Faces of FASEB
Inspired by Her Mother’s Workplace Struggles, Scientist Champions Female Peers
Growing up, Akiko Iwasaki watched her mother, Fumiko, a professional with three daughters, fight for women’s rights in the workplace. That’s what compelled Iwasaki to leave her native Japan when she was 16.
“Women are pretty much dismissed as incapable of doing science, or anything else,” says Iwasaki, now a professor at Yale University School of Medicine.
As a teen, she moved to Canada to see whether young, Asian, female scientists were afforded better opportunities. After a year as an exchange student, she enrolled at the University of Toronto, where she majored in biochemistry and physics.
There, she went on to earn her doctorate in immunology. Her thesis scored a first among many firsts when she showed that vaccines promote “presentation of antigens to T cells through white blood cells, and not muscle cells, as was previously theorized,” a 2018 profile says.
Ultimately, she met her husband in New Haven. Ruslan Medzhitov works as an immunology professor with a doctorate in biochemistry at Howard Hughes Medical Institute, where Iwasaki is also an investigator.
Soon, she got pregnant with their first of two children.
In Japan, she says, “Most women are forced out of the workforce when they get married, when they have their children, or when they get pregnant.”
That’s when she almost quit science.
The Yale Daily News, in a February 2020 article headlined “Postdocs Struggle with Childcare Costs,” reported that Iwasaki tweeted on a Sunday about her two-year effort to find affordable daycare close to campus. Her post garnered 400 retweets within three days.
She joined Twitter in 2017 as @VirusesImmunity, primarily out of curiosity, she says. It didn’t take her long to begin leveraging the platform to amplify women’s voices. Here’s just one example, among more than 9,600 tweets so far, from December of that year:
“To all aspiring young #WomenInSTEM: Mentee: Should I avoid being pregnant while trying to secure a faculty position? Me: Be pregnant & go on interviews. If they don’t welcome you with open arms and offer childcare options, they don’t deserve you. #KnowYourWorth”
As early as April 2020, she was already deep into SARS-CoV-2 research. That month, she co-authored a piece published in EMBO Molecular Medicine titled “Why does Japan have so few cases of COVID-19?”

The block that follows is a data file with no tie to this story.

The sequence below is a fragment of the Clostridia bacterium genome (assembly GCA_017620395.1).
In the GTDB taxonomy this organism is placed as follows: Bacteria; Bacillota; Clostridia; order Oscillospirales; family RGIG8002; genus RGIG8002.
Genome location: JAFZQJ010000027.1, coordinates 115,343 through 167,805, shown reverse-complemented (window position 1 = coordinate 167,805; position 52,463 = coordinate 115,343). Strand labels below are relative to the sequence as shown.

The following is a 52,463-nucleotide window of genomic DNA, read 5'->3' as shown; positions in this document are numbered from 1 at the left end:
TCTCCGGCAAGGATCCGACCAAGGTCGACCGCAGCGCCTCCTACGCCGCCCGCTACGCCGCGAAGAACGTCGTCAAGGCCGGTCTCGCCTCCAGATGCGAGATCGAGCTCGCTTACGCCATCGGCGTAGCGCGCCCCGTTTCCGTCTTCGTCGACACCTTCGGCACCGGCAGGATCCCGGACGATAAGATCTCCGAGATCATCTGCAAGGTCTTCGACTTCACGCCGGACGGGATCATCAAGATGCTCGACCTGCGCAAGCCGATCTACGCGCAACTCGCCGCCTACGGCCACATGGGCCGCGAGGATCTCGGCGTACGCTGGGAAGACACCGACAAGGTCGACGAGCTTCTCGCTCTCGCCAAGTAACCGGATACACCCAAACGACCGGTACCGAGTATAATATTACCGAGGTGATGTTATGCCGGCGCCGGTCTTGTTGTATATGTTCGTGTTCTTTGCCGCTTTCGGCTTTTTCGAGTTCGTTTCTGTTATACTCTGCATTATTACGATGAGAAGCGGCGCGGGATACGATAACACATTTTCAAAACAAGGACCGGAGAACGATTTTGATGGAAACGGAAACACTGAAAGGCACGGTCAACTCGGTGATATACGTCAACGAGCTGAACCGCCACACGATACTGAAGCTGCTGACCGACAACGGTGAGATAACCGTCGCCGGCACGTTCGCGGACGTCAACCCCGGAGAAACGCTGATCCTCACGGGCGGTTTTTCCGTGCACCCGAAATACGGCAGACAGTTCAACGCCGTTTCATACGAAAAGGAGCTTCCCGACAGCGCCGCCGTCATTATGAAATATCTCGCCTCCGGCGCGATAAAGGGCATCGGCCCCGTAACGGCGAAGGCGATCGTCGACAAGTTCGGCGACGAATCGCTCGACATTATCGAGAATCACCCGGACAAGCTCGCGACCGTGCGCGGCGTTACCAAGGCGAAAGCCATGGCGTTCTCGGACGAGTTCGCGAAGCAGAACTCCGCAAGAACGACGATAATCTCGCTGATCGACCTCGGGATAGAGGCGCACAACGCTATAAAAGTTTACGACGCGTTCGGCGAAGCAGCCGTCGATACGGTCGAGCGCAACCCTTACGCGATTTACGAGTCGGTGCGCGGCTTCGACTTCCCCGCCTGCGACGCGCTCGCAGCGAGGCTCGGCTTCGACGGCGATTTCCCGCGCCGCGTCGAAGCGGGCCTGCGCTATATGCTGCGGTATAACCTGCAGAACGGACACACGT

She understood immediately the need for an urgent response to the rising pandemic. As she told Genetic Engineering & Biotechnology News in July 2020, that stemmed in part from her 2016–2017 work on the Zika virus through the National Institutes of Health (NIH) and the National Institute of Allergy and Infectious Diseases. Another first there: the creation of the first mouse model of a vaginal Zika infection.
From the onset of the COVID-19 crisis, she began producing—and co-writing—a prolific series of papers and newspaper articles. She shares a byline in a January 26 New York Times op-ed: “The False Rumors About Vaccines That Are Scaring Women.”
As she tweeted earlier this year, “I am talking to reporters and going on interviews all day long discussing the importance of public health measures and basic science research on #COVID19.”
Let’s not forget YouTube. In a July 2020 video, “Immunology 101 for Non-immunologists,” she came right out with what we know today: “The safest and most reliable way to achieve immunity is through vaccination.” The video has so far netted some 53,000 views.
Asked why she’s not a cable-TV rock star because of her approachability and accessible coronavirus work, she says, “I’ve been fortunate with Twitter, where I can communicate science without needing to be on CNN. We need to use all different media.”
And not just to post laboratory firsts.
In response to tweets about the March shootings that killed eight people, including six Asian women in Atlanta, one of her 121,000-plus followers retweeted: “Professor Iwasaky [sic] is probably the best example I can find of how a scientist should conduct herself/himself in social media.”
To combat such social viruses, she says we first need to acknowledge racism and sexism. Next: “We need to change the way we evaluate people by sort of undoing this kind of bias.”
Of course, she offers hard evidence for that. She points to a 2019 study published in JAMA that showed first-time male awardees at the top NIH-funded institutions won nearly 30 percent more in grant funding than women did; women accounted for 44 percent of U.S. science grants compared with men.
Another tweet-peeve: bullying in academia.
In a Stat article, she recounts a retired chief of surgery who derided her for an article she wrote that appeared in Nature, suggesting ways to help trainees “deal with toxic principal investigators.”
“What I faced as bias is nothing compared to what she had to go through,” Iwasaki says of the molecular biophysics and biochemistry professor at Hughes.
“Now that I have a secure position, I can really focus on mentorship,” she says, “and it's really important for me to see that my trainees are successful and that they're happy in what they're doing.”
She sounds happiest when science is recognized as teamwork, involving and advancing all of humanity, all genders, races, ethnicities. As she puts it, “The more color the better, right?”